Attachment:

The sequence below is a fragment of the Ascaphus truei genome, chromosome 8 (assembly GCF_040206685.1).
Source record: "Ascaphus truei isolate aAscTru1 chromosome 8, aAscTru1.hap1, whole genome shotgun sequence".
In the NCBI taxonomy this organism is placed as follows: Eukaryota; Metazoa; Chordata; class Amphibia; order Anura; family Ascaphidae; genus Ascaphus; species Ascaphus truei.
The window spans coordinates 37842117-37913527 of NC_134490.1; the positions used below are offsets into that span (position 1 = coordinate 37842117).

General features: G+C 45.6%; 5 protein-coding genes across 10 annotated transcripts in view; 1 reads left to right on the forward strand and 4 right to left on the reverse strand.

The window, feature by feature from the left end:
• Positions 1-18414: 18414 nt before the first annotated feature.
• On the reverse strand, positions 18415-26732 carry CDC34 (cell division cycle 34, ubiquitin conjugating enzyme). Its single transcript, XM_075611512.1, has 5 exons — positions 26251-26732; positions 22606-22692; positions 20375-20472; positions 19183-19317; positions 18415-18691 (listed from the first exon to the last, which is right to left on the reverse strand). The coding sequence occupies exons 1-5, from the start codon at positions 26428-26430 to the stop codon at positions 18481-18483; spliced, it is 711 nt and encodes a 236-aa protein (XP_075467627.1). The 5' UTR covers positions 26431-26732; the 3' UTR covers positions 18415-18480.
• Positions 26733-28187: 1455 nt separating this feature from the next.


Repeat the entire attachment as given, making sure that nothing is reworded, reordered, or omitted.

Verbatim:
The sequence below is a fragment of the Ascaphus truei genome, chromosome 8 (assembly GCF_040206685.1).
Source record: "Ascaphus truei isolate aAscTru1 chromosome 8, aAscTru1.hap1, whole genome shotgun sequence".
In the NCBI taxonomy this organism is placed as follows: Eukaryota; Metazoa; Chordata; class Amphibia; order Anura; family Ascaphidae; genus Ascaphus; species Ascaphus truei.
The window spans coordinates 37842117-37913527 of NC_134490.1; the positions used below are offsets into that span (position 1 = coordinate 37842117).

General features: G+C 45.6%; 5 protein-coding genes across 10 annotated transcripts in view; 1 reads left to right on the forward strand and 4 right to left on the reverse strand.

The window, feature by feature from the left end:
• Positions 1-18414: 18414 nt before the first annotated feature.
• On the reverse strand, positions 18415-26732 carry CDC34 (cell division cycle 34, ubiquitin conjugating enzyme). Its single transcript, XM_075611512.1, has 5 exons — positions 26251-26732; positions 22606-22692; positions 20375-20472; positions 19183-19317; positions 18415-18691 (listed from the first exon to the last, which is right to left on the reverse strand). The coding sequence occupies exons 1-5, from the start codon at positions 26428-26430 to the stop codon at positions 18481-18483; spliced, it is 711 nt and encodes a 236-aa protein (XP_075467627.1). The 5' UTR covers positions 26431-26732; the 3' UTR covers positions 18415-18480.
• Positions 26733-28187: 1455 nt separating this feature from the next.